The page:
But even worse than dramatic irony and stupid characters is this most dreaded literary technique. It's a plot device where the seemingly unsolvable mystery or problem has a random and sudden solution that is all too convenient. If I have spent an entire book looking for clues and theorizing a murderer or mystery and you throw at me some left field convenient solution I am going to hate your book. I'm not opposed to things like the tell-all where the culprit confesses their crime but if they confess without the hero figuring it out themselves, NOT COOL. This is even worse in fantasy novels where things are solved by magic or an elaborate part of the world !

Example: The Return of the King by J.R.R. Tolkein

Honorable Mention to a Few Books I Didn't Solve the Twists On
1.) These Broken Stars by Aime Kaufman and Meagan Spooner
2.) The Last Olympian by Rick Riordan
3.) Never Fade by Alexandra Bracken

How do you feel about solving the twists when you're reading? Do you like it or not? What are some books that you predicted the twists and you still enjoyed the book? Leave me a comment with your thoughts. Thanks for stopping by and HAPPY READING!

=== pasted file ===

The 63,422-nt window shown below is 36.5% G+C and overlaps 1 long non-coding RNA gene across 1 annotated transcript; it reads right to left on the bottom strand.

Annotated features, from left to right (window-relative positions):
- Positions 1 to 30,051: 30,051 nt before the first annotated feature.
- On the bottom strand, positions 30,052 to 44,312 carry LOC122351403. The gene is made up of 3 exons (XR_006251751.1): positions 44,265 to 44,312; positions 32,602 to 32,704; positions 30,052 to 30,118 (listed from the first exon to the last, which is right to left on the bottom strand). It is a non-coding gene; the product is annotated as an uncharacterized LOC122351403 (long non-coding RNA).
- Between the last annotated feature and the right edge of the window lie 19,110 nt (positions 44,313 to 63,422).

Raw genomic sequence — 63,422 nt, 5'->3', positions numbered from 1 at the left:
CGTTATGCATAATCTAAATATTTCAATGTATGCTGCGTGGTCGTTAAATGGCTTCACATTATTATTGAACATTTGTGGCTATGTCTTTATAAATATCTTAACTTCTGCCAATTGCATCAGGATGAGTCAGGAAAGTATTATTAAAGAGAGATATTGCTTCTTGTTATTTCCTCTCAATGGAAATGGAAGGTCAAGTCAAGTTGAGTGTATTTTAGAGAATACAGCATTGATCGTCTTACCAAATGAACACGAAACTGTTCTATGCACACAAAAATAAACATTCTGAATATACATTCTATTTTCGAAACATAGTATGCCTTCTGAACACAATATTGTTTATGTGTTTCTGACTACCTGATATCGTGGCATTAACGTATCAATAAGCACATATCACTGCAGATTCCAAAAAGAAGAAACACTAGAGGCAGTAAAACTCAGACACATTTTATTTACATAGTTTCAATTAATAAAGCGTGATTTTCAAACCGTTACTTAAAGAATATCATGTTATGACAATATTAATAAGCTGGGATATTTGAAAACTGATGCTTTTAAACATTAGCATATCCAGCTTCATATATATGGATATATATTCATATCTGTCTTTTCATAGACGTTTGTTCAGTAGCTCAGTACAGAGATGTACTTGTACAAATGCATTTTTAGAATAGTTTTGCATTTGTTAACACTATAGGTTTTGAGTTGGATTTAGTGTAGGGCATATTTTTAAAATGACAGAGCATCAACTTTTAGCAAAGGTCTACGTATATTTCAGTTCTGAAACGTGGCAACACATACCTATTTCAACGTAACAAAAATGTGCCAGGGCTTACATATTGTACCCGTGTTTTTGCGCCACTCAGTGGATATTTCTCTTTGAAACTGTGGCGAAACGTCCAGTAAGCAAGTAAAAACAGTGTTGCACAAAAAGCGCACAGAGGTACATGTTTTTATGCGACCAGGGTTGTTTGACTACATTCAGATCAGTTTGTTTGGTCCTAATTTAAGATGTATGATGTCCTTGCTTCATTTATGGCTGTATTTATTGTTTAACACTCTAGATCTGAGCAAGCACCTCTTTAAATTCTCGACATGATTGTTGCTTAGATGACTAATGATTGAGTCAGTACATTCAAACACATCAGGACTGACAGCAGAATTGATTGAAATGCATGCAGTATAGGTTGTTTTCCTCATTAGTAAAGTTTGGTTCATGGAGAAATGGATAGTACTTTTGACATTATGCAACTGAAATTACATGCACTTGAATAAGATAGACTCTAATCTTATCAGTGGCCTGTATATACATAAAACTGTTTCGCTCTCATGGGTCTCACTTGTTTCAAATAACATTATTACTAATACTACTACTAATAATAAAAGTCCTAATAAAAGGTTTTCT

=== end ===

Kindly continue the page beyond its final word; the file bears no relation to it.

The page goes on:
1. I'm very similar to you - I'm always trying to solve the plot twists and mysteries :) And I find more often that not, I'm right or very close to it. But it also doesn't bother me! Because some books are just so clever. I was sooo close to being right about We Were Liars although I didn't predict the COMPLETE reveal. But it was such a wel-paced and thoughtful reveal, I still loved it.

    Convenient magic in fantasy books usually doesn't bother me too much, because I can accept that as a condition of the world although I suppose it might bother me depending on how well (or poorly) it was executed.

    Brenna from Esther's Ever After

  2. I starred this post last week and am only now getting around to commenting - sorry! Just wanted to say that I loved reading this, and I totally agree with what you've said. I was so annoyed in The Return of the King when the magical ghost army showed up and saved the day. What was the point of all the battles and deaths leading up to that point?? Arg. It's wonderful when the mystery works, though.